Teacher in France is suspended for asking class to write suicide notes for homework
The unnamed teacher told the 13 to 14 year olds to ‘describe the disgust’ they had for temselves
A teacher has been suspended after asking a class full of teenagers to write suicide notes.
The man, who has not been named, is a French teacher at the Antoine-Delafont school in Montmoreau-Saint-Cybard, near Angouleme, France.
He told the 13 to 14 year olds to imagine what they would say to themselves if they were about to end their lives out of ‘disgust’ for their lives.
‘Describe your disgust at yourself': The man, who has not been named, is a French teacher at the Antoine-Delafont school (pictured) in Montmoreau-Saint-Cybard, near Angouleme, France
The assignment, set in October, read : ‘You’ve just turned 18. You’ve decided to end your life. Your decision is definitive.
‘In a final surge you decide to put in words the reason behind your decision. In the style of a self-portrait, you describe the disgust you have for yourself. Your text will retrace certain events in your life at the origin of these feelings.’
TEEN SUICIDE: A GROWING PROBLEM
Teen suicides are becoming a growing problem, made worse by the proliferation of social media and mobile technology, experts say.
A recent study by The Centers for Disease Control and Prevention in America, found that one in 12 US teens have tried to kill themselves at least once.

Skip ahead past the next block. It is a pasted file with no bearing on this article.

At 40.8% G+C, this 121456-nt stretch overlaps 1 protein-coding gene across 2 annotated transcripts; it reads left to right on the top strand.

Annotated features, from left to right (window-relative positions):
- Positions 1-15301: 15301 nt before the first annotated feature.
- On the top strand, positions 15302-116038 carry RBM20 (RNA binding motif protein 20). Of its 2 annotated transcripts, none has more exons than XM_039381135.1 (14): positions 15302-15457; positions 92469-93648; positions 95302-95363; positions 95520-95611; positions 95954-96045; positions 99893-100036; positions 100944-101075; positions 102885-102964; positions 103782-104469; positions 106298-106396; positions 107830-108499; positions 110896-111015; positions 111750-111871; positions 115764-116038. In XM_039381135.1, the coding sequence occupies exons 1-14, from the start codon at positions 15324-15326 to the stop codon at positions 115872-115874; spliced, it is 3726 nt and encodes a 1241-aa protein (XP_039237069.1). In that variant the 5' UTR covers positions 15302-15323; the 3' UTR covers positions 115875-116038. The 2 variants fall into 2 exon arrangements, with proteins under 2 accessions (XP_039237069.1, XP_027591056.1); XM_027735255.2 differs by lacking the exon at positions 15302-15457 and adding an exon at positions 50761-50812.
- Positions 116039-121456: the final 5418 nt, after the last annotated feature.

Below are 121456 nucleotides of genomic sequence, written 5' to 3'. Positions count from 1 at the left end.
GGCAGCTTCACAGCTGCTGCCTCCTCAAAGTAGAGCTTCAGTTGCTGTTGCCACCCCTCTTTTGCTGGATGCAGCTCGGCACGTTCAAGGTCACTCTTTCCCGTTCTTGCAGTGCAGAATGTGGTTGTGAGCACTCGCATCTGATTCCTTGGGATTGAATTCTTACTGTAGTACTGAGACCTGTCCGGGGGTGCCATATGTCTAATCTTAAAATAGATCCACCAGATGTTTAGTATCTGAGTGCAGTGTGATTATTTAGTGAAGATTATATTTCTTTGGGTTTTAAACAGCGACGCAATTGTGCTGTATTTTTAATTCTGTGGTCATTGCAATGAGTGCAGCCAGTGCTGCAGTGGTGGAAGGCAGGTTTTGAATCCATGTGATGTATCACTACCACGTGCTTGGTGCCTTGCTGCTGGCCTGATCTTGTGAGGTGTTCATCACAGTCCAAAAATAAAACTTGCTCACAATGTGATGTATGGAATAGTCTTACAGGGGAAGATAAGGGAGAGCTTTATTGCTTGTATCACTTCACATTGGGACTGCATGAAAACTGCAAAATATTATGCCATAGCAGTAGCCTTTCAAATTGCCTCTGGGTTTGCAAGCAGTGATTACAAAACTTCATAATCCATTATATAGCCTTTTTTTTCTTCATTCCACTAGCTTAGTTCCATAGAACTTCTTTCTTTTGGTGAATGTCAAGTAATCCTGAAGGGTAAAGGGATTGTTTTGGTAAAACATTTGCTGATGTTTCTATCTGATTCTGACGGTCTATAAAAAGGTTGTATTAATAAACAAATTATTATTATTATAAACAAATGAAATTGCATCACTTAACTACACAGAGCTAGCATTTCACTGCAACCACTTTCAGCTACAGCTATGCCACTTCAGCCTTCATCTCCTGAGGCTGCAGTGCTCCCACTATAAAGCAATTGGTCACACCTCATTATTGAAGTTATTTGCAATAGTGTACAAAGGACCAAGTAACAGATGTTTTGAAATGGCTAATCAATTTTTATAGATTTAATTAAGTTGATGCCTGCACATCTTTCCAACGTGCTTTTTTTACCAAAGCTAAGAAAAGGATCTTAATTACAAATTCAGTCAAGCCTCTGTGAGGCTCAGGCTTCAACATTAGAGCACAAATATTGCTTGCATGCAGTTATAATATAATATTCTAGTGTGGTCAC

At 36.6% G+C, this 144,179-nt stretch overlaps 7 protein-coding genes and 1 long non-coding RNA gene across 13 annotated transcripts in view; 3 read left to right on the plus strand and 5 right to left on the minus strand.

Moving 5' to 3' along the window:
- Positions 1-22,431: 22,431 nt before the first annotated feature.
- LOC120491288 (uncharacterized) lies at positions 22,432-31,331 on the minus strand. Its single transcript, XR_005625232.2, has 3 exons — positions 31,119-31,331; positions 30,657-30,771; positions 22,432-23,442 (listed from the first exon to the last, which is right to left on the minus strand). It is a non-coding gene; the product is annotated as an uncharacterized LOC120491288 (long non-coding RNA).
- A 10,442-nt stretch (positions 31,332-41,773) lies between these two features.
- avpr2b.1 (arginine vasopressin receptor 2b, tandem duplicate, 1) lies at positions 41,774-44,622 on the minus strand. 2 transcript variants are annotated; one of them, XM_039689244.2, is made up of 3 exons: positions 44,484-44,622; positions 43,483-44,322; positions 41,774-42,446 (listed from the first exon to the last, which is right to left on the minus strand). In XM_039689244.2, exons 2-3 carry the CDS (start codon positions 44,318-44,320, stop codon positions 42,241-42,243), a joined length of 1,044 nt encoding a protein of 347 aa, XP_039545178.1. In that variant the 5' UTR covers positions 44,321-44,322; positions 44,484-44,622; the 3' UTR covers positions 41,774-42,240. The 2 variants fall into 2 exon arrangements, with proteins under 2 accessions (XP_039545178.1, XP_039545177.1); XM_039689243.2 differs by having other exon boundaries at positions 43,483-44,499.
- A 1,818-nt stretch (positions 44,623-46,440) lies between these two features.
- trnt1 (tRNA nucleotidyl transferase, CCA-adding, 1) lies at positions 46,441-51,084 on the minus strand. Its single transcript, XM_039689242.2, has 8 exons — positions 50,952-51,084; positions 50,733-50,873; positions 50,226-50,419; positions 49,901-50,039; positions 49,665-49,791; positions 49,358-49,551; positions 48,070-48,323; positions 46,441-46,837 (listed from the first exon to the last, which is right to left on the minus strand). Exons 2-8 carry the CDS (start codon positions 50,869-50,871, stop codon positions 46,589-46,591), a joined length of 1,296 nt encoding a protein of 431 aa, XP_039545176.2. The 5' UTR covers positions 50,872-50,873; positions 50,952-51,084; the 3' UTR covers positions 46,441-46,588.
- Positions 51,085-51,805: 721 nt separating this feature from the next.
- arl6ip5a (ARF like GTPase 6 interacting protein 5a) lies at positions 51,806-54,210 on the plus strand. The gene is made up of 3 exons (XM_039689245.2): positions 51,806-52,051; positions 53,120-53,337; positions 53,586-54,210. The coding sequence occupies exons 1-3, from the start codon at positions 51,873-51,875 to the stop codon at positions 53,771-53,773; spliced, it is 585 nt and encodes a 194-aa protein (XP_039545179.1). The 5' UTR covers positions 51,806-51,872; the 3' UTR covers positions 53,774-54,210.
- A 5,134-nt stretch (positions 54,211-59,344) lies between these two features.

On a larger scale, suicides made up 13 per cent of all deaths among US youths ages 10 to 24 last year, according to the study.
Neuropsychologist Hector Adames said the rise of communication through technology is a major reason why suicide rates are on the rise.
‘What happens with an increase in communication among students is that there’s more pressure. There’s more bullying.’
‘When adolescents and children feel embarrassed, it’s kind of like the end of the world for them.’
Jean-Marie Renault, the school head, confirmed that the teacher had now been ‘officially notified’ of his suspension, following complaints from parents.
‘It was suggested that a student was on the point of putting an end to his life and describing it,’ said Mr Renault. ‘This appears quite disturbing’.
He said the teacher had confessed to feeling ‘confused’ when he set the writing exercise, and later regretted it.
Mr Renault added that the teacher was a ‘decent person’ who was popular with staff and students.
But one unnamed parent said : ‘We are appalled that subjects like this can be offered to children between thirteen and fourteen years of age.’
His explanations will tell if this is a ‘professional misconduct’ or a ‘big blunder,’ said the director of the academy.
Genevieve Fioraso, France’s education minister, said the subject of suicide is ‘dangerous’ when examined ‘out of context’.
Child psychologists have regularly pointed to the dangers of mixing teenage angst with thoughts of suicide.